"[I]s that [duty of support] limited solely to somebody who is under a *** court ordered obligation to pay child support, or *** could it include any other duty of support, whatever that may be." 88th Ill. Gen. Assem., House Proceedings, April 27, 1994, at 107.

The bill's sponsor, Representative von Bergen-Wessels, answered:

"[A] duty of support would be something that had been established by the court." 88th Ill. Gen. Assem., House Proceedings, April 27, 1994, at 108.

As no court ordered Jackson to pay any support, the court had no basis for finding that Jackson met this criterion for reducing or eliminating his share or William III's estate.

The General Assembly allowed the trial court to consider failure to fulfill parental duties as grounds for reducing a parent's share in an estate under the broad category of "willful neglect." 755 ILCS 5/2-6.5 (West 1998). The term "neglect" has no fixed and measured meaning. In re A.B., 308 Ill. App. 3d 227, 240 (1999). Actions that qualify as neglectful in one circumstance may not be neglectful in other circumstances, because different circumstances demand different kinds of care. In re A.B., 308 Ill. App. 3d at 240-41. The Juvenile Court Act of 1987 defines a neglected child as one who lacks "proper or necessary support, education *** or medical or other remedial care *** or other care *** including adequate food, clothing and shelter, or *** whose environment is injurious to his or her welfare." 705 ILCS 405/2-3(1)(a), (1)(b) (West 2000). The Adoption Act defines a neglected child similarly. 750 ILCS 50/1(Q) (West 2000).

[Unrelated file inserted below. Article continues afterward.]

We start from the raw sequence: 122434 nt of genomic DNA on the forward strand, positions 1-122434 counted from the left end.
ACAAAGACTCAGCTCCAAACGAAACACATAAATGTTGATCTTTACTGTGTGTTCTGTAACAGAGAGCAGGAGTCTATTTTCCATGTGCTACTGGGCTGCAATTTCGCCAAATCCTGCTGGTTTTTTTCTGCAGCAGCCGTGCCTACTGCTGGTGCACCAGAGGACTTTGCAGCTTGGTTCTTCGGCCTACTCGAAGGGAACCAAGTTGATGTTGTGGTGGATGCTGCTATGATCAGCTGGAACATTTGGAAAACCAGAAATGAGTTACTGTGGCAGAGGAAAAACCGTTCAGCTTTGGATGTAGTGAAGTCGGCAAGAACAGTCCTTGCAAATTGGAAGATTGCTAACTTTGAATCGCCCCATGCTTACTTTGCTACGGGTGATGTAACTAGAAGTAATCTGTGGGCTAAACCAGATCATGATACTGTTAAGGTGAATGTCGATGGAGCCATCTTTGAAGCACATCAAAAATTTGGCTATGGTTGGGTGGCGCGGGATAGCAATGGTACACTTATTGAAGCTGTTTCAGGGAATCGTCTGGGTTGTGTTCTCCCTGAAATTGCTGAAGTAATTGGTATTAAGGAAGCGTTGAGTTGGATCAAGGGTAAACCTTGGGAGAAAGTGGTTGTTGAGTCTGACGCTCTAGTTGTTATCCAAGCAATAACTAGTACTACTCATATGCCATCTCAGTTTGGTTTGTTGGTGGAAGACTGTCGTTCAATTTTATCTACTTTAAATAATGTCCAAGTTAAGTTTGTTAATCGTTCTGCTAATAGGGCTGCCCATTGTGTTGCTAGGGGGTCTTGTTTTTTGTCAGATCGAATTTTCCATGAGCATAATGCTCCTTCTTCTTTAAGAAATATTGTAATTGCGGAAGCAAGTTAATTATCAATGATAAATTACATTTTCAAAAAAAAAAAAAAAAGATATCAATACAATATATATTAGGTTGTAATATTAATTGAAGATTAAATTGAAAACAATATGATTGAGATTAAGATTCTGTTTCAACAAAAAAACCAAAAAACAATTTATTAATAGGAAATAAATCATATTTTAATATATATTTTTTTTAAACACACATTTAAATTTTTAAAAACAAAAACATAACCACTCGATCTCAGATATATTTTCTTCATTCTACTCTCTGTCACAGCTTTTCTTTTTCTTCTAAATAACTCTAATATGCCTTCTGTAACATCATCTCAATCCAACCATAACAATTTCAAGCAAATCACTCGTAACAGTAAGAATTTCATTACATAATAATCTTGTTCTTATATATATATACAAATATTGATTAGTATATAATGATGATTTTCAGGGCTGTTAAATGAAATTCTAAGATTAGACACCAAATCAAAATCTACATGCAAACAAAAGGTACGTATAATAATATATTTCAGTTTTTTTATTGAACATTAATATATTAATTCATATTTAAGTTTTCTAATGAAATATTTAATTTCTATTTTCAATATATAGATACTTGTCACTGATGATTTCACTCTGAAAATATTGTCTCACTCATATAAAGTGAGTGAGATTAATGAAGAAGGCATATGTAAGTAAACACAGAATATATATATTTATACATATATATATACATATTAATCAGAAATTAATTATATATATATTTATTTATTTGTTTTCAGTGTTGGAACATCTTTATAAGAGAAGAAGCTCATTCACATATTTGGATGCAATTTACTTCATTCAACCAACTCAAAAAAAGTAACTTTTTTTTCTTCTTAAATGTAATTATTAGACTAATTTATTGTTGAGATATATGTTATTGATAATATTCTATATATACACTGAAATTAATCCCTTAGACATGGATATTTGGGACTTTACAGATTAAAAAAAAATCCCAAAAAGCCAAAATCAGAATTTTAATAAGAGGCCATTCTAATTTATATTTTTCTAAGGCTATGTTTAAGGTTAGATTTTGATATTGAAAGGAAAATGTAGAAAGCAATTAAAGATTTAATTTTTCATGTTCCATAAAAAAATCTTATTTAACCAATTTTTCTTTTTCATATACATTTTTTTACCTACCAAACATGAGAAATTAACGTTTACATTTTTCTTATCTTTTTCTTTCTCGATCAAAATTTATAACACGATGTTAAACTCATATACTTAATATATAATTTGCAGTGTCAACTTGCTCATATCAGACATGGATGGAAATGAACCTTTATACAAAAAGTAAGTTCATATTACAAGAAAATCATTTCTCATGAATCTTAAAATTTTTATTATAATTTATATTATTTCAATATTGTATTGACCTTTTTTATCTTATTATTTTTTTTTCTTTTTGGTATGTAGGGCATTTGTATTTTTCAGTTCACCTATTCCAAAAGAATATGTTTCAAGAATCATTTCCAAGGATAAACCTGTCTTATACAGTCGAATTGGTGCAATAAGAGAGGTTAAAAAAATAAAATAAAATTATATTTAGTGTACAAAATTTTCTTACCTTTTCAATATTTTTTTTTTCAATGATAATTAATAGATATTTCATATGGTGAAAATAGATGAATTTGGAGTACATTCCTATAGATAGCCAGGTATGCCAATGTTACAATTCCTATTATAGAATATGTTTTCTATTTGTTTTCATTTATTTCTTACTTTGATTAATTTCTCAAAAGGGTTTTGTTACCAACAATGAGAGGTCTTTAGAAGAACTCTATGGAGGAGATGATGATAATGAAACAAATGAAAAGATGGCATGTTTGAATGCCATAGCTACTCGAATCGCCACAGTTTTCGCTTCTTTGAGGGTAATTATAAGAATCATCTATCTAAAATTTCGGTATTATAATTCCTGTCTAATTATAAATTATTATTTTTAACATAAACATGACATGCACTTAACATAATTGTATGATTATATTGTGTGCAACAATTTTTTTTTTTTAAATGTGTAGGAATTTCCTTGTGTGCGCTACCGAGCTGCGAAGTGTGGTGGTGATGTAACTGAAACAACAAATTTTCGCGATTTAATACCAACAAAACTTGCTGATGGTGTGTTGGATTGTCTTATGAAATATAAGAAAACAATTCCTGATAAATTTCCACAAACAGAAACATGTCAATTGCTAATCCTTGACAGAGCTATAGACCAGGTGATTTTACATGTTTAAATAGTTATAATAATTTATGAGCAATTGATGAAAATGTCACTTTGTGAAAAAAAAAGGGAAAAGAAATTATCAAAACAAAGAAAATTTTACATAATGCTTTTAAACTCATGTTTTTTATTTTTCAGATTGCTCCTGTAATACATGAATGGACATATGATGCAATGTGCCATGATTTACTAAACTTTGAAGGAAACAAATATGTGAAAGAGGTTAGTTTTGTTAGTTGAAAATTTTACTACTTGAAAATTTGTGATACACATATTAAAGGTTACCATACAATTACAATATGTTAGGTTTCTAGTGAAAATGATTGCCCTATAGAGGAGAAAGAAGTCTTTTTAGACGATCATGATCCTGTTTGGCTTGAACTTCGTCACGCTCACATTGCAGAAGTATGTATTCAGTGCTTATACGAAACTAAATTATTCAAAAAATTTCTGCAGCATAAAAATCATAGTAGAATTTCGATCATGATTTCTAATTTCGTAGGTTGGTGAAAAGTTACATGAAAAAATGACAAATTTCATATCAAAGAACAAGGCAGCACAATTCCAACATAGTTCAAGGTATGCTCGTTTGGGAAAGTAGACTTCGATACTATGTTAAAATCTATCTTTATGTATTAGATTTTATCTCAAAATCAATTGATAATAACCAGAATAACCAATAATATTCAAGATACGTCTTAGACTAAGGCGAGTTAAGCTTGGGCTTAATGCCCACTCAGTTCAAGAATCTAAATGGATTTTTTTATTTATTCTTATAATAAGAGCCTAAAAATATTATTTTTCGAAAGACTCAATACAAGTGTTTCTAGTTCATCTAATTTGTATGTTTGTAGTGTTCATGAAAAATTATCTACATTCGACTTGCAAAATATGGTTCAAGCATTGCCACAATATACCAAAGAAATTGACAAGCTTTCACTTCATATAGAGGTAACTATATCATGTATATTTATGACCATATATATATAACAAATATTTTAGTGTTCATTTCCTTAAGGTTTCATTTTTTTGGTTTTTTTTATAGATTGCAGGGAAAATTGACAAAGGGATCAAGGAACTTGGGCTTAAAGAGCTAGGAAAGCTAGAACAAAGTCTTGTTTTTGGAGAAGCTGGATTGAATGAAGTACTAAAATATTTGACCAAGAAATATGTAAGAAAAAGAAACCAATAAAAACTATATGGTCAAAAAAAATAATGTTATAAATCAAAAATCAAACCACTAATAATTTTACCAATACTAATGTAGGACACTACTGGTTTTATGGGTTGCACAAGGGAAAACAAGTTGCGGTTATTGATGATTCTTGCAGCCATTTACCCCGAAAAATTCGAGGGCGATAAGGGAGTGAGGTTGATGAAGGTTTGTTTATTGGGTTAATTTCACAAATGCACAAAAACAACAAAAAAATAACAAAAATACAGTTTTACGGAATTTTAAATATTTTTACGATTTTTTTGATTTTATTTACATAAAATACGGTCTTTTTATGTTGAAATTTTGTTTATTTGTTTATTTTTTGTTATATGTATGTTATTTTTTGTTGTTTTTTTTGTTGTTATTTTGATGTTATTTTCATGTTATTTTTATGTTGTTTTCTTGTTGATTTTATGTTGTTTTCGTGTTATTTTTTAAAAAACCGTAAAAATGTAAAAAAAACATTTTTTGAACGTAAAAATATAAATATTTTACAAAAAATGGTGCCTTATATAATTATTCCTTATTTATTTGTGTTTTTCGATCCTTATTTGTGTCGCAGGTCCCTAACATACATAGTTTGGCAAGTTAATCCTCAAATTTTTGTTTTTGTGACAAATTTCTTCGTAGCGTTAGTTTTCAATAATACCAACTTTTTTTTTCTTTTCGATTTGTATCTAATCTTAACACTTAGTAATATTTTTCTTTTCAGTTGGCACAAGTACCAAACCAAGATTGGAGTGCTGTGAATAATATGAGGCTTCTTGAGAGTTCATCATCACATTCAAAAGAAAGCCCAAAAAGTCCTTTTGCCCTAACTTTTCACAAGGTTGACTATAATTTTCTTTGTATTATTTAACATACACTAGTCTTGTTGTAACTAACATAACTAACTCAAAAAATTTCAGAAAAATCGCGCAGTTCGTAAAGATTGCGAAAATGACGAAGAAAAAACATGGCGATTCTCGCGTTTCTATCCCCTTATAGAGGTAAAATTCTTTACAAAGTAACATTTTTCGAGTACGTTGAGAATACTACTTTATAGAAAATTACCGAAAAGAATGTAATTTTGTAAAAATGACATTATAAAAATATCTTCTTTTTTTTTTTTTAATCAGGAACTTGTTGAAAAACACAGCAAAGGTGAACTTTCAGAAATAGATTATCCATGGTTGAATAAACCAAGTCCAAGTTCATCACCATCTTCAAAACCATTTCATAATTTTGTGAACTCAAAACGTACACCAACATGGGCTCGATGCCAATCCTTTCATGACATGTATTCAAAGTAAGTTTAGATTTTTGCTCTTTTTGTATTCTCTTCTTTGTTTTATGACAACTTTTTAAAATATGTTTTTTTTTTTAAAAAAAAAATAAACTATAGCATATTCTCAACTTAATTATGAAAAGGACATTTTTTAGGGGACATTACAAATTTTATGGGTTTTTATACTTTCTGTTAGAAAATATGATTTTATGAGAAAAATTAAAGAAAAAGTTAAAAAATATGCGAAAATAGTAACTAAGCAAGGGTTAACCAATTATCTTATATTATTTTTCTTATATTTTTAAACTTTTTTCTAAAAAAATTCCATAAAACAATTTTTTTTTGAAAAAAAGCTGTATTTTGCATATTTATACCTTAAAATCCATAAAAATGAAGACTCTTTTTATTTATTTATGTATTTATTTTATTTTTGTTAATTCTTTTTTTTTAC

Illinois courts have emphasized that neglect embraces willful as well as unintentional disregard of duty. In re A.B., 308 Ill. App. 3d at 240. The General Assembly specified that to justify reducing a parent's share in a child's estate, the petitioner must prove that the parent neglected the child "willfully." 755 ILCS 5/2-6.5 (West 1998). For a parent to act willfully the parent must intentionally disregard a known duty, while consciously aware that his conduct is practically certain to harm the child. See Bartolucci v. Falleti, 382 Ill. 168, 174 (1943); People v. Pratt, 213 Ill. App. 3d 69, 75 (1991).

DCFS took William III from Jackson's custody because Jackson and Hill fought frequently in the two weeks prior to the loss of custody and because of the parents' problems with alcohol. But the Guardian presented no evidence that the parents fought near the child or that their fights ever directly endangered the child. The more violent fight that precipitated William III's removal from the home occurred when he was in a separate room, not near the fight. Although the home appeared messy, the DCFS investigator who saw the home on the day of the fight, a few hours after police released Jackson and Hill from custody, found that the mess did not qualify as the kind of injurious environment that would warrant taking the child. The Guardian also did not show that the alcohol abuse had led to any injury to the child. The record unequivocally shows that when DCFS took him from his parents' custody, William III was a healthy baby with no sign of injury, with his weight proportional to his height, both within normal range for a child his age. Nothing in the Guardian's evidence supports an inference that Jackson must have been consciously aware of any danger to his child arising from his conduct, and therefore the evidence cannot support a finding of willful neglect while Jackson had custody of William III.

To show willful neglect thereafter, DCFS relies on Jackson's failure to comply with service plans and his failure to provide financial support. But the Guardian presented no evidence that anyone ever gave Jackson or Hill a copy of the service plans. The witnesses did not testify that they ever informed Jackson of the plans' requirements. The evidence cannot support a finding that Jackson willfully failed to comply with the service plans, even under the debatable assumption that a court could consider willful failure to comply with service plans as evidence of willful neglect. Moreover, Jackson completed a number of requisite classes in the months before William III's death.